The battle isn't over for American airlines pilots, as their union continues to negotiate with the airline. The pilots still face the threat of a multimillion-dollar fine for the sick-out that grounded thousands of flights and inconvenienced passengers over the holiday weekend.
For American Airlines passengers, the impact of the "sickout" appears to be over. By midweek, most scheduled flights were running normally.
"It's regretful that our passengers were inconvenienced," Richard LaVoy, President of the Allied Pilots Association, told CBS News on Friday. "This is very distasteful to our pilots, but we're fighting for our jobs here."
In a Dallas courtroom Wednesday, American Airlines told a federal judge that more than 600,000 passengers were affected during the pilots' 10-day sickout and that it cost the company close to $58.7 million.
U.S. District Judge Joe Kendall agreed to give the union more time to defend itself against contempt charges that stemmed from failing to halt a sickout that at one point grounded more than half the flights of the nation's second-largest air carrier. The union and the airline now have until April 12 to settle their differences.
Judge Kendall said Wednesday, "It's time to cool down and take the loaded guns away from each other's heads."
Kendall also ruled that a temporary restraining order issued a week ago ordering the pilots to return to their cockpits will remain in effect through May 10.
The union had asked Judge Kendall to hear its side of the case before imposing damages. The APA said it needed more time to rebut claims of financial harm the carrier says it suffered as a result of the job action.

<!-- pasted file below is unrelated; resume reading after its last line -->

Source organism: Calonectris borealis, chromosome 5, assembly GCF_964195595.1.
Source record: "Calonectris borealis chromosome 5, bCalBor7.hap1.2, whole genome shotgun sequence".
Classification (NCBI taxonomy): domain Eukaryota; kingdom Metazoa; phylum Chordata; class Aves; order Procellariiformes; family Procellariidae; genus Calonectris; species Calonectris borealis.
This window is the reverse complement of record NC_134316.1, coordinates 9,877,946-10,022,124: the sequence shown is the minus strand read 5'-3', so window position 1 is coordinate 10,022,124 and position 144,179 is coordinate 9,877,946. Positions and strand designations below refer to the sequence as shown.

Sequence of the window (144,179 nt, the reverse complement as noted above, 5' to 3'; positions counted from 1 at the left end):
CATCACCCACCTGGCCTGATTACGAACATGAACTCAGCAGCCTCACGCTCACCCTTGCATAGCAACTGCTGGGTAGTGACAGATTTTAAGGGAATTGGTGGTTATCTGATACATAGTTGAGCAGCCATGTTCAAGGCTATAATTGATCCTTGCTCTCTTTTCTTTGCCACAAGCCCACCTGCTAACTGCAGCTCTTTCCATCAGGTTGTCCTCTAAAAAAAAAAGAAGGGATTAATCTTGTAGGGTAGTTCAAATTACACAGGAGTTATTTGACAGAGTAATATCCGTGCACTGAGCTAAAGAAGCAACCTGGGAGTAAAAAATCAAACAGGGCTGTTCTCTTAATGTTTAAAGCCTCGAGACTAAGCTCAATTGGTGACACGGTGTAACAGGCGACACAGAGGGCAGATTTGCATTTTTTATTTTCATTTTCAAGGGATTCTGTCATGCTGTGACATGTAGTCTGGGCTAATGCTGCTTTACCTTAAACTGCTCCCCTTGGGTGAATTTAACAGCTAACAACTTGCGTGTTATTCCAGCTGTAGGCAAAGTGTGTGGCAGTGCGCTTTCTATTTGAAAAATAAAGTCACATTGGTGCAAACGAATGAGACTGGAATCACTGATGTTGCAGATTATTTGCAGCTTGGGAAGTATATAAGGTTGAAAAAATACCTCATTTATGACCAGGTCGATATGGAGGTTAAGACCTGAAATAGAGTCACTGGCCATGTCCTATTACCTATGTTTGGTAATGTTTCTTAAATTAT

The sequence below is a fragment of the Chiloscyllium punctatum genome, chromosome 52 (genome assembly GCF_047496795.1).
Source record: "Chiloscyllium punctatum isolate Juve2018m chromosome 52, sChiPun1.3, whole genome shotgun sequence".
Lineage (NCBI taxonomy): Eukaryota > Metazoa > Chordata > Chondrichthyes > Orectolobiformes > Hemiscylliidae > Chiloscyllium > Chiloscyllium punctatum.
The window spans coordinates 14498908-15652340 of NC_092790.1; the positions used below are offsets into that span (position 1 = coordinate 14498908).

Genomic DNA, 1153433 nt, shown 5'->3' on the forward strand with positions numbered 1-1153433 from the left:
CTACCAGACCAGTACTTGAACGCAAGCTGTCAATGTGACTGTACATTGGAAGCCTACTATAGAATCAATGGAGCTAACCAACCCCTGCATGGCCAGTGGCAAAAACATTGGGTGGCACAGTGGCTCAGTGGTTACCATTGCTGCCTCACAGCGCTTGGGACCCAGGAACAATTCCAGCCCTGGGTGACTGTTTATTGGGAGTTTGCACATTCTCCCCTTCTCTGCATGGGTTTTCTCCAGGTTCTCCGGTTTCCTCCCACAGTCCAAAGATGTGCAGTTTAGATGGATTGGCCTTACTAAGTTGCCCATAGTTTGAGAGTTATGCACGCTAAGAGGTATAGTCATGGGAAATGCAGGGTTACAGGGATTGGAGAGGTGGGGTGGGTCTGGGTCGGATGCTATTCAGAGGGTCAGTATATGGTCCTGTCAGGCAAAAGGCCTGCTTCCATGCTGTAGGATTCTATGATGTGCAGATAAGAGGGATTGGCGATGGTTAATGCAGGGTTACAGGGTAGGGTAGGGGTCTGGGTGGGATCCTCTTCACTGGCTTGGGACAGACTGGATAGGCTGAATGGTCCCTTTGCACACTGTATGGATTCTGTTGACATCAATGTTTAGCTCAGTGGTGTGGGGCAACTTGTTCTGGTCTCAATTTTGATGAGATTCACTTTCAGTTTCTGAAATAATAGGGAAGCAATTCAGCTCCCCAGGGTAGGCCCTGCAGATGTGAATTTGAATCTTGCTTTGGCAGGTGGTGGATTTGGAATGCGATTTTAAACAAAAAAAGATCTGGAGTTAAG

The airline's lawyer, Dee Kelly, urged the judge to proceed, saying, "I frankly think they've had notice. The airline has suffered huge losses and we would like to show the court how much."
At the heart of the dispute are pay scales for pilots from American Airlines' newly acquired Reno Air.
"Reno Airlines, on the West Coast, came into existence as an upstart carrier supported by American Airlines," LaVoy says. "Our pilots got pink slips while they operated the low-paid carrier for the last six years."
During the hearing Wednesday, American's lawyers gave the judge an e-mail they said was posted in a pilots' Internet chat room. Sources tell CBS News the e-mail was a threat to the judge, to the effect of "back off or else."
LaVoy disassociated the union from the e-mail Wednesday, saying, "That was a single e-mail, a private e-mail that is really amongst pilots."
The union appears to be fighting its own internal battle as well. On the biggest day of the sickout last week, just a quarter of American's pilots phoned in sick. One pilot who asked not to be identified said he was threatened for going in to work.
LaVoy said the pilots in the union "are being assaulted literally on a worldwide basis." H said that 55 percent of American Airlines' ticketed passengers to Canada today fly on Canadian Airlines as a result of agreements that American Airlines has made.
LaVoy said that other U.S. airlines were having the same problems.
"American has agreements right now with 26 airlines around the country, and they simply refuse to negotiate any fair proportion of flying," LaVoy said. "I think all of the U.S. pilots are really in danger over the coming decades of leaving the cockpits."
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CBSNews.com staff CBSNews.com staff